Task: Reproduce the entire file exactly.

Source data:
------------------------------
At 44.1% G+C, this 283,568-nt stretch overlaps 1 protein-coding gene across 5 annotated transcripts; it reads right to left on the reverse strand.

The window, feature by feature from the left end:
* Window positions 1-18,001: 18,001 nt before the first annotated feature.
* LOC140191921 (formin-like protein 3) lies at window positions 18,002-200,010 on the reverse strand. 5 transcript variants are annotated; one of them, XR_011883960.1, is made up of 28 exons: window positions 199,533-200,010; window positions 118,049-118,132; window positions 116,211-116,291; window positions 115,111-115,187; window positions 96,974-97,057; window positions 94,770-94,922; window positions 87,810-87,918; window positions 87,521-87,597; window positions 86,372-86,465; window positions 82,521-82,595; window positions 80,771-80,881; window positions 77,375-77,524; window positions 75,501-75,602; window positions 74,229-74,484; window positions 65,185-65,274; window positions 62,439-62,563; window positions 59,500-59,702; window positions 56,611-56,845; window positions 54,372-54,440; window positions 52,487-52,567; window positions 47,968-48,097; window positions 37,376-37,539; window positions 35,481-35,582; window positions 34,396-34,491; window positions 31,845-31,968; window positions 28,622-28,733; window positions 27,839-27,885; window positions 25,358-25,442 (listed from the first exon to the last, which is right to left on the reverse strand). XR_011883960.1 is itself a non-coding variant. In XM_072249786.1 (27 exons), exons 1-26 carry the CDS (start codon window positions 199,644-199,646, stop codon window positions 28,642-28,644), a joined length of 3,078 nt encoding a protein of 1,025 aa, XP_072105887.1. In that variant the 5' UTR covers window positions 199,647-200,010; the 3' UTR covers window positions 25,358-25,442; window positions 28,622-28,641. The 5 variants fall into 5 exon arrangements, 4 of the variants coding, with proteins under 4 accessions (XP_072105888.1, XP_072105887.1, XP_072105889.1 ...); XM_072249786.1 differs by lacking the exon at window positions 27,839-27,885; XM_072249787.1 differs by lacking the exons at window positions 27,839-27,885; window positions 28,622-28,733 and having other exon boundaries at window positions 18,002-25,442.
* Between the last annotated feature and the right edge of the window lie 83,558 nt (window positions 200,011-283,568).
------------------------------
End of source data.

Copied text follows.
At 44.1% G+C, this 283,568-nt stretch overlaps 1 protein-coding gene across 5 annotated transcripts; it reads right to left on the reverse strand.

The window, feature by feature from the left end:
* Window positions 1-18,001: 18,001 nt before the first annotated feature.
* LOC140191921 (formin-like protein 3) lies at window positions 18,002-200,010 on the reverse strand. 5 transcript variants are annotated; one of them, XR_011883960.1, is made up of 28 exons: window positions 199,533-200,010; window positions 118,049-118,132; window positions 116,211-116,291; window positions 115,111-115,187; window positions 96,974-97,057; window positions 94,770-94,922; window positions 87,810-87,918; window positions 87,521-87,597; window positions 86,372-86,465; window positions 82,521-82,595; window positions 80,771-80,881; window positions 77,375-77,524; window positions 75,501-75,602; window positions 74,229-74,484; window positions 65,185-65,274; window positions 62,439-62,563; window positions 59,500-59,702; window positions 56,611-56,845; window positions 54,372-54,440; window positions 52,487-52,567; window positions 47,968-48,097; window positions 37,376-37,539; window positions 35,481-35,582; window positions 34,396-34,491; window positions 31,845-31,968; window positions 28,622-28,733; window positions 27,839-27,885; window positions 25,358-25,442 (listed from the first exon to the last, which is right to left on the reverse strand). XR_011883960.1 is itself a non-coding variant. In XM_072249786.1 (27 exons), exons 1-26 carry the CDS (start codon window positions 199,644-199,646, stop codon window positions 28,642-28,644), a joined length of 3,078 nt encoding a protein of 1,025 aa, XP_072105887.1. In that variant the 5' UTR covers window positions 199,647-200,010; the 3' UTR covers window positions 25,358-25,442; window positions 28,622-28,641. The 5 variants fall into 5 exon arrangements, 4 of the variants coding, with proteins under 4 accessions (XP_072105888.1, XP_072105887.1, XP_072105889.1 ...); XM_072249786.1 differs by lacking the exon at window positions 27,839-27,885; XM_072249787.1 differs by lacking the exons at window positions 27,839-27,885; window positions 28,622-28,733 and having other exon boundaries at window positions 18,002-25,442.
* Between the last annotated feature and the right edge of the window lie 83,558 nt (window positions 200,011-283,568).